Vietnamese-American Dreams

Vietnamese-American Dreams

Journalist Andrew Lam introduces his first book, Perfume Dreams: Reflections on the Vietnamese Diaspora.

If you can lose a country just like that, in any relationship you have, you know that it can be gone just like that as well.

The course of Andrew Lam's life changed drastically because he fell in love at 17.

He had been studying for the MCAT, the entrance exam for medical school, when the formative relationship ended. Suddenly, he found himself immersed in loss and in exile for the second time in his life.

Lam explained his relationship to loss, the past, fiction, and journalism Nov. 29 at a Center for Southeast Asian Studies event to launch his first book, Perfume Dreams: Reflections on the Vietnamese Diaspora.

Lam's experience with exile began two days before the fall of Saigon in 1975. He was eleven years old, and his father was a South Vietnamese general. His family fled home in Vietnam on a cargo plane headed for Guam. What took him farther from his homeland, he explained, was his rebirth in America, where he acquired a new language and a hyphenated identity.

So when he faced the loss of the love of his life as a teenager, Lam decided that medicine was no longer his path. He decided to become a writer so that he could communicate his longing for the past.

"The personal and the historical are never really far apart," he said. "If you can lose a country just like that, in any relationship you have, you know that it can be gone just like that as well."

In his 12-year-career, Lam has been a decorated journalist, an essayist for the National Public Radio (NPR) program All Things Considered, an editor for the Pacific News Service, and a syndicated writer. He is also the founder of the large ethnic media collective New California Media. Perfume Dreams is a collection of republished essays and fresh material written between 1997 and 2001.


The collection touches on a much longer history. Rife with literary technique, Perfume Dreams visits the Vietnam of the present, the United States as seen through the eyes of an immigrant, and a past Vietnam reconstructed through the testimonies of Lam's family and the memories of a boy who used to sail down the lotus-infused River Perfume to visit his father stationed in the Imperial City.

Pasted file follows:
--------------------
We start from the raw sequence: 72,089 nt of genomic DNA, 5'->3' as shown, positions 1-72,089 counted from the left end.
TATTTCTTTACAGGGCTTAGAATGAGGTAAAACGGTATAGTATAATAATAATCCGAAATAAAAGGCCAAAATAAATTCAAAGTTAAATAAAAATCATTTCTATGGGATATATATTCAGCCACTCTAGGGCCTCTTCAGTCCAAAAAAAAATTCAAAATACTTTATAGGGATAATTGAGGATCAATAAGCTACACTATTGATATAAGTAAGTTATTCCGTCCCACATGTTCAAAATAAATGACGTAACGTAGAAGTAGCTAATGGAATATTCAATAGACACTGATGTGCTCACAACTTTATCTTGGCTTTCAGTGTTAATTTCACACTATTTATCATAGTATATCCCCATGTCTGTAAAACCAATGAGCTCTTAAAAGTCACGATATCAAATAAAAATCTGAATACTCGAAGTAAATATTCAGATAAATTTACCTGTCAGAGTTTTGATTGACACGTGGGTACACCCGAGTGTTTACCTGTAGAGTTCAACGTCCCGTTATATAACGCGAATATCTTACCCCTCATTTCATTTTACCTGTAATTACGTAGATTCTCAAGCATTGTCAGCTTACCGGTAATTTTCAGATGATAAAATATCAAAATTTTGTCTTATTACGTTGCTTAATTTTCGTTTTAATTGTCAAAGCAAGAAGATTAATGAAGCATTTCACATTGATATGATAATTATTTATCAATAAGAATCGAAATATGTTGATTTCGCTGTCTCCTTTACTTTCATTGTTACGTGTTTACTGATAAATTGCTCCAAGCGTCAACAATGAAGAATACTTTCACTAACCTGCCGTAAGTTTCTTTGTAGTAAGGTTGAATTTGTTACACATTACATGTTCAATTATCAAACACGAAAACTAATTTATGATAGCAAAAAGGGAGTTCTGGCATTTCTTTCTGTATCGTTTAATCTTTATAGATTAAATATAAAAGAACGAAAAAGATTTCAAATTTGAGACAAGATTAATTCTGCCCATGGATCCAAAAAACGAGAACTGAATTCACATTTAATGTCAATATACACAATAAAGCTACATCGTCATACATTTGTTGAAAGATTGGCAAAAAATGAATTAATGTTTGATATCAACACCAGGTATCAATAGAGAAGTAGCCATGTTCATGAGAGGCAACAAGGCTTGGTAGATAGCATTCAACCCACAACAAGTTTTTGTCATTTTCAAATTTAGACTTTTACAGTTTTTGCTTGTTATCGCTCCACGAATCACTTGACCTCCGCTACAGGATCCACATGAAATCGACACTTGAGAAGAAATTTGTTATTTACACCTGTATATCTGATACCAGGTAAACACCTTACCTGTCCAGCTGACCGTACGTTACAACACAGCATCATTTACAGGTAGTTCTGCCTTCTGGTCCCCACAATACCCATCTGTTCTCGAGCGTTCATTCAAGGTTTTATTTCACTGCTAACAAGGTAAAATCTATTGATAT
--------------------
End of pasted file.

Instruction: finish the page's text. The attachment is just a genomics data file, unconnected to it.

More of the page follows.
In "Child of Two Worlds," Lam recounts dinnertime conversation with his mother in California. Her nostalgia for autumn in Vietnam and memories of uncles and cousins incarcerated or killed could not deeply preoccupy "a scrawny refugee teenager living in America." What could he do, Lam asks, but "pretend amnesia to save himself from grief"?

In "Accent," a 1999 essay he wrote for NPR, Lam tells of an uncle who came to the States, attended law school, but could never find employment in his field because of his thick Vietnamese accent. Lam, as a young man, practiced away his accent. He would enunciate words in the mirror before he went to school in the morning. It returns when he is nervous, he told the audience, becoming thicker the more anxious he feels.

When Lam returned to Vietnam in 1991 for the first time since he fled, the customs officer "read his American passport like a comic book," he said. He's been to Jordan and Morocco for conferences, and reported on boat people in Hong Kong and housing issues in San Francisco. He discovered that Vietnam houses a kind of dual personality: while Vietnamese souls are tied to the homeland, the desire to escape is pervasive. On the street people thought that because he was American he could fulfill their wish lists, he said. They thought, as he did as a young boy in Vietnam, that America was a land of fantasy.

At the same time, Vietnam is a place of tremendous change. In their memories of war, exile and loss, Vietnamese people have a quality of sadness or "melancholia." But the country's population has boomed since the end of the war, from 30 to over 80 million people. Most people in Vietnam have no memory of the Vietnam War. "We go back and we think about Vietnam, the memory, the loss," Lam said. "But the people of Vietnam do not think that way. They think of MTV, they think of Disneyland. They want something futuristic, and we are always longing for the past."

Lam is currently finishing a collection of short stories that he hopes will come out in 2007. Completing his first book was like losing his virginity, he joked. "The next one is going to be so much better."

Published: Thursday, December 01, 2005